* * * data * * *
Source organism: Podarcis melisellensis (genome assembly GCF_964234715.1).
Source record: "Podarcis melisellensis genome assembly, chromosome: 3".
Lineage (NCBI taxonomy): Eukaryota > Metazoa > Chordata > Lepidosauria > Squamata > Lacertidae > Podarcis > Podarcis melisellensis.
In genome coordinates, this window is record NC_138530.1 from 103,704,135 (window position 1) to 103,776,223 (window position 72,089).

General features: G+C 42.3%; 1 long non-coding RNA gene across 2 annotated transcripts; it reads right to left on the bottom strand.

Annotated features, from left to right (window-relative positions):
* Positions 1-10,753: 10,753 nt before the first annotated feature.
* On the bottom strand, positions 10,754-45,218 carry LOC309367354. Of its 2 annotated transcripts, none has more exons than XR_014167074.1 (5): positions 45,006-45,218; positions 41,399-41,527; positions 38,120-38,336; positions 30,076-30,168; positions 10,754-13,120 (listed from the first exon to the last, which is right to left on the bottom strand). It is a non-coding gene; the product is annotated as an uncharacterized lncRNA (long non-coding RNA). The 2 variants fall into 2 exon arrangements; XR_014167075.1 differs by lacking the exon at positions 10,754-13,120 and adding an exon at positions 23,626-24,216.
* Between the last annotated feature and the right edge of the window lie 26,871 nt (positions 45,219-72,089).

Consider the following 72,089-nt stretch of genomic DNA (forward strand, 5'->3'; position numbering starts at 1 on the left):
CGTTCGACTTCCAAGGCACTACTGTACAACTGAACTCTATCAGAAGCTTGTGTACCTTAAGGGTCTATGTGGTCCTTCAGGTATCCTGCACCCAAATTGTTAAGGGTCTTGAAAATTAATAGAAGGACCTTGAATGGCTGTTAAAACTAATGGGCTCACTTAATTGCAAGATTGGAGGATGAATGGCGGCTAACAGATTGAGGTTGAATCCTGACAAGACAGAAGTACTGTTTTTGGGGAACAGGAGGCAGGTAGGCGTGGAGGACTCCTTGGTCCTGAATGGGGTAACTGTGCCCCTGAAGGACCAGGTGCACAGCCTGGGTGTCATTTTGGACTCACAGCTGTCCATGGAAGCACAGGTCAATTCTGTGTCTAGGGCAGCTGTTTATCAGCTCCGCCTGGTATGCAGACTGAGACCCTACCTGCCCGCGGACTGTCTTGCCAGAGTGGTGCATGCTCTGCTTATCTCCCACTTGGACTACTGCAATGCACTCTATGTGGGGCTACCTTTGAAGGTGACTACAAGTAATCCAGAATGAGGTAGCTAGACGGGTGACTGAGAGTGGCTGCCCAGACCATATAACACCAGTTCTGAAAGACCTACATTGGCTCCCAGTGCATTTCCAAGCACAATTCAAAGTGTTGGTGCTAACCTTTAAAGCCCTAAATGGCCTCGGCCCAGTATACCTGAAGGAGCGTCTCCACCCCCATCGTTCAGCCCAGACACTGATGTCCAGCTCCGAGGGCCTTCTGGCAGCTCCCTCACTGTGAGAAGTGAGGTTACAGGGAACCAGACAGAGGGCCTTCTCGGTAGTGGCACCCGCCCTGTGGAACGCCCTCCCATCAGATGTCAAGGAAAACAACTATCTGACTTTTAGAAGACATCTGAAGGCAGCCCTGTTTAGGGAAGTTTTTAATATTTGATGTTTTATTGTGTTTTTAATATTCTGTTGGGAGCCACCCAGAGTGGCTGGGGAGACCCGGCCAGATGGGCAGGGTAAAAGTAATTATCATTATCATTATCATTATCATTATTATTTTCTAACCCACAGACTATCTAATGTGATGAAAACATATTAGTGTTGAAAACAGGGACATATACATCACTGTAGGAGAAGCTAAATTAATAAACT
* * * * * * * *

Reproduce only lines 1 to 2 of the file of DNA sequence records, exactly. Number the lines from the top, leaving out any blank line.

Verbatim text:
Source organism: Podarcis melisellensis (genome assembly GCF_964234715.1).
Source record: "Podarcis melisellensis genome assembly, chromosome: 3".